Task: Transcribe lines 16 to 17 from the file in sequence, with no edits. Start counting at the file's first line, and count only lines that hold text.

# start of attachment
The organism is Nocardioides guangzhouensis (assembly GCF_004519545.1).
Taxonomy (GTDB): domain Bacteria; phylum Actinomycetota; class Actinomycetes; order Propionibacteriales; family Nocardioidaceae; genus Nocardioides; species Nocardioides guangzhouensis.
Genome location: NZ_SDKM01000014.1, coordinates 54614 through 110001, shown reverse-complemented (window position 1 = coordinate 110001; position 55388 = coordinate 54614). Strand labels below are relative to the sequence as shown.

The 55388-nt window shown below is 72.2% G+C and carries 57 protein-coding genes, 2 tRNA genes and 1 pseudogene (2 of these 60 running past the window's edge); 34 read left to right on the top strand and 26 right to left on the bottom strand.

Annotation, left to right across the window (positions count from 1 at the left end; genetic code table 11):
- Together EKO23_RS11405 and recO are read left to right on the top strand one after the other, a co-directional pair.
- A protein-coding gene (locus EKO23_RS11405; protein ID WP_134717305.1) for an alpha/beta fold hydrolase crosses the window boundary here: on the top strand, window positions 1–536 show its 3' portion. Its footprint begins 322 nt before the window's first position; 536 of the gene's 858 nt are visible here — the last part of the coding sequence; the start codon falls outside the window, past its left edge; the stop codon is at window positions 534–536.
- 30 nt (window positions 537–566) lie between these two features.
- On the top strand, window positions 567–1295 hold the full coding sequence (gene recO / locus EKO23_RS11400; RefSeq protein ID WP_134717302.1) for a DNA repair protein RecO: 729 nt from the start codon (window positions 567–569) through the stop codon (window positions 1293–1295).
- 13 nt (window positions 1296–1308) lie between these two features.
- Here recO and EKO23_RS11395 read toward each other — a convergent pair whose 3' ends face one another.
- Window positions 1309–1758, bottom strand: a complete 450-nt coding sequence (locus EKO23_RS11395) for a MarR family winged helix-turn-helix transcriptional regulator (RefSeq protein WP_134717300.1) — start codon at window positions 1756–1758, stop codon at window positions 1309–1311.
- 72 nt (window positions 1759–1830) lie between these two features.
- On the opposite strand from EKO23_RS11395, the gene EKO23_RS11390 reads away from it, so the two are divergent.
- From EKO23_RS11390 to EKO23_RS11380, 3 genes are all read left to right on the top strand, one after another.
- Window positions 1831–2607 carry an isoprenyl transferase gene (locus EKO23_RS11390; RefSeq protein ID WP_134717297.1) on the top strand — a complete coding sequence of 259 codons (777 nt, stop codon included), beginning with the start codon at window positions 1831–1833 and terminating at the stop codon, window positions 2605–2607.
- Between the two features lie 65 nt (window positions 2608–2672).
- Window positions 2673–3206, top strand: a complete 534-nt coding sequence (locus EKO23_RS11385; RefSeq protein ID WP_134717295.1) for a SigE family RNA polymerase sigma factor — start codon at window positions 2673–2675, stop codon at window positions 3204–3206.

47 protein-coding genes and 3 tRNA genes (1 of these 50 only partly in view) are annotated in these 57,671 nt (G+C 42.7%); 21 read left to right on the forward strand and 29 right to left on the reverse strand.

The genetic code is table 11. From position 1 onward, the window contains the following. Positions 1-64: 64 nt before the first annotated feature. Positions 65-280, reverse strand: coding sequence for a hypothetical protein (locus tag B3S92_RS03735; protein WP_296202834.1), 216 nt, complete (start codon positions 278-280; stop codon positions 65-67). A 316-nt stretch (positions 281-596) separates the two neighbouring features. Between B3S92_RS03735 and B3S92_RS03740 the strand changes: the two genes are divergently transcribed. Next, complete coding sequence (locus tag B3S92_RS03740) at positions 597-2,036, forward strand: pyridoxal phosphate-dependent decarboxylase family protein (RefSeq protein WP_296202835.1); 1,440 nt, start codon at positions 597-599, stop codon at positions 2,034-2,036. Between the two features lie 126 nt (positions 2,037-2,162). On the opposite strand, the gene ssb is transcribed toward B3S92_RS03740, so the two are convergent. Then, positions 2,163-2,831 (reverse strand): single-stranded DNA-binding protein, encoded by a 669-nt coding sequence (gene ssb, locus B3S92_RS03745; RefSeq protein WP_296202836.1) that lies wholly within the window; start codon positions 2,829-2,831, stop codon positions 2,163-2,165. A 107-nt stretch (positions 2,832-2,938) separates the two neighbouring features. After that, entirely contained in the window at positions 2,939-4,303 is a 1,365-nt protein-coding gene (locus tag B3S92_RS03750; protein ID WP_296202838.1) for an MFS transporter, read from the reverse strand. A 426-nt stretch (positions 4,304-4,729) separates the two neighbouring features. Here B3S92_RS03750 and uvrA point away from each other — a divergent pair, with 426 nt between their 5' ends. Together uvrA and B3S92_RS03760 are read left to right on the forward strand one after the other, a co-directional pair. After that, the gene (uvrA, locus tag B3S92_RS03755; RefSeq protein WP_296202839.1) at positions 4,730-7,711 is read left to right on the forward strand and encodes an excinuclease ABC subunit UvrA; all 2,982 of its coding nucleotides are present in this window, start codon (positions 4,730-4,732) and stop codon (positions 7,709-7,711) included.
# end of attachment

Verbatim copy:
- Window positions 1831–2607 carry an isoprenyl transferase gene (locus EKO23_RS11390; RefSeq protein ID WP_134717297.1) on the top strand — a complete coding sequence of 259 codons (777 nt, stop codon included), beginning with the start codon at window positions 1831–1833 and terminating at the stop codon, window positions 2605–2607.
- Between the two features lie 65 nt (window positions 2608–2672).